NANAIMO — A partial road closure is coming to hopefully stop drivers from using an otherwise quiet Rock City neighbourhood as a popular shortcut.
Nanaimo Council approved a staff plan to partially close Opal Rd. at Rock City Rd. The change would eliminate access from Rock City onto Opal and only allow right turns leaving Opal.
A staff report said the road is often used as a shortcut between Uplands Dr. and Rock City, as non-local drivers try to avoid busier Departure Bay intersections to access residential areas to the east.
"I happen to live on a street that's used often as a cut-through to avoid a major route and what that means is folks who don't live on the street or in the neighbourhood often don't drive as safely as people who do," coun. Erin Hemmens said in voicing her support for the traffic change.
A City staff report said while speed humps installed on the 24-home street in 2008 reduced speeding concerns, volume steadily increased over the last decade.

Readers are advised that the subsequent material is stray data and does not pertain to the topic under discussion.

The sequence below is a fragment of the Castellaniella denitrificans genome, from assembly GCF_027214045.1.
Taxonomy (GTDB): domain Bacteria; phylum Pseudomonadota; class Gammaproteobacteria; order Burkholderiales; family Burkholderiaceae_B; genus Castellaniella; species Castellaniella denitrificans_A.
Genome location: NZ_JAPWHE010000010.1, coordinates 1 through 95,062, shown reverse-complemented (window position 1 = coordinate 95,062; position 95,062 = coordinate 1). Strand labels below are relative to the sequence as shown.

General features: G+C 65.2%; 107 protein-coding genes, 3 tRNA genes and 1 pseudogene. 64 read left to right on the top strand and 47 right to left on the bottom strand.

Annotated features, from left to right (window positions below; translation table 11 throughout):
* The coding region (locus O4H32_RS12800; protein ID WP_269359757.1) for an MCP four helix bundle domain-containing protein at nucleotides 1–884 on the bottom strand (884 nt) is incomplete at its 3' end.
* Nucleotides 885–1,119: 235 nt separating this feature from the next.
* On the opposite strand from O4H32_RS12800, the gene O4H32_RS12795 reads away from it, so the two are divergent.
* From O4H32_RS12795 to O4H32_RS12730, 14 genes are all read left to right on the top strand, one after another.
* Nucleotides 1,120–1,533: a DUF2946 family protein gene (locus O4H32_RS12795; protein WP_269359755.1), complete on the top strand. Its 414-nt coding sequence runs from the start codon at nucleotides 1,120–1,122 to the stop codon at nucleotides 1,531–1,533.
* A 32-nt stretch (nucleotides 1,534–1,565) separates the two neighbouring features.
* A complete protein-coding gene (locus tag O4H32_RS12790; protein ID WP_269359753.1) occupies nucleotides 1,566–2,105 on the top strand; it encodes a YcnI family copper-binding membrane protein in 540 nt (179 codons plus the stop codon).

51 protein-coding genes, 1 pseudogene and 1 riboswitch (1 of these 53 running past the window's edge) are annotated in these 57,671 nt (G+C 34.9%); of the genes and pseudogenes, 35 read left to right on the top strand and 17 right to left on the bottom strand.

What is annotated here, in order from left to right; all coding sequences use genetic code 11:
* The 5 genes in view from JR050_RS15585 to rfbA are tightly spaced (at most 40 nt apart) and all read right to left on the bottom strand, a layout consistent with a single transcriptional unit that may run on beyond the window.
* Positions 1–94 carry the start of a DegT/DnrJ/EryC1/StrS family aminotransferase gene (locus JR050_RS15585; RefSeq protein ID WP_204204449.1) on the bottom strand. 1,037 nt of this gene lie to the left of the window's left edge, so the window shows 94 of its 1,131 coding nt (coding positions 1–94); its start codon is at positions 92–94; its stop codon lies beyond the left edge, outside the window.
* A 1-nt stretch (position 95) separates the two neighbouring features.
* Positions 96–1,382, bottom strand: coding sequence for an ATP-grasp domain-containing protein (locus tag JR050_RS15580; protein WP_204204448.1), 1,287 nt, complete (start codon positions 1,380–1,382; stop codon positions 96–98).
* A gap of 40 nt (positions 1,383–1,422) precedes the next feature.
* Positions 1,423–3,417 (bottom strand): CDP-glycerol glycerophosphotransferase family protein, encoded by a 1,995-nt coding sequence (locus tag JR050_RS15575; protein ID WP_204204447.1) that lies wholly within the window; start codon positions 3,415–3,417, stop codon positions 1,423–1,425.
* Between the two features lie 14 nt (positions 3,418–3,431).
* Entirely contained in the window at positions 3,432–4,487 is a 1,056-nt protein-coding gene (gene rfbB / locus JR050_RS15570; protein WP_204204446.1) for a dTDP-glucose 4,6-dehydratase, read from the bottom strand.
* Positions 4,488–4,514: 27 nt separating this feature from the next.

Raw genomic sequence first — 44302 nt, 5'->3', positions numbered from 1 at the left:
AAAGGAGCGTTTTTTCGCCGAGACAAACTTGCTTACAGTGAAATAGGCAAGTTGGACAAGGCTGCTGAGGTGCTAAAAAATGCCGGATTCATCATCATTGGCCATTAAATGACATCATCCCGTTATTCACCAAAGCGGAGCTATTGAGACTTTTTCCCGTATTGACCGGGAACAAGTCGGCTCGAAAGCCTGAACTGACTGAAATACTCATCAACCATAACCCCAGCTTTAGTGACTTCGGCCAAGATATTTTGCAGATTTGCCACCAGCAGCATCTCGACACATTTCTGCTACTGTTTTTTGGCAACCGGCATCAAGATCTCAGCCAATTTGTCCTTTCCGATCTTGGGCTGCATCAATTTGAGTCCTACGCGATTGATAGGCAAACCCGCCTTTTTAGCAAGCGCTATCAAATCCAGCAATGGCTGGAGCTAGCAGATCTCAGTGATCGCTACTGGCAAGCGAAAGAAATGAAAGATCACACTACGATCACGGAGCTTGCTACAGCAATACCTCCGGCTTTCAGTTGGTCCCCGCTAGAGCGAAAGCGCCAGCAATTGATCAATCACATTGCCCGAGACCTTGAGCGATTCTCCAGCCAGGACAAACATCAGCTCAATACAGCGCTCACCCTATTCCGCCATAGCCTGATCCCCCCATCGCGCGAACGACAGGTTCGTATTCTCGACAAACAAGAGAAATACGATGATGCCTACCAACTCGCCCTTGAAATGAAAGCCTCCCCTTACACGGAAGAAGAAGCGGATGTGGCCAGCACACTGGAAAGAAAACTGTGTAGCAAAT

"The average daily traffic on Opal Rd. is now over 1,400, whereas local roads have a capacity for 1,000," the report said, noting there are no cycling or pedestrian facilities on the road.
Councillors Tyler Brown and Sheryl Armstrong voted against the partial closure.
"I do not believe in partial roadblocks because what happens is people just go around them and it actually causes more problems and more accidents...I foresee a head-on (crash) happening there very easily," Armstrong said.
Brown, meanwhile, said the staff recommendation was at odds with research he's studied.
"The direction other places seem to be going is to maintain a more distributed model of traffic flow...This idea of funnelling everything to collector (roads) is just not a path I can support."
Staff said they will continue to monitor traffic volume at the major intersections where Uplands and Rock City meet Departure Bay Rd.
"Those are intersections that have been on our radar for quite a while regarding traffic volumes and whether or not we should be considering traffic signals there. At this point in time, even with the diversion, they're not at a threshold where we would consider a traffic signal," transportation manager Jamie Rose told Council.
The partial closure is expected to cost $15,000.
On Twitter: @domabassi
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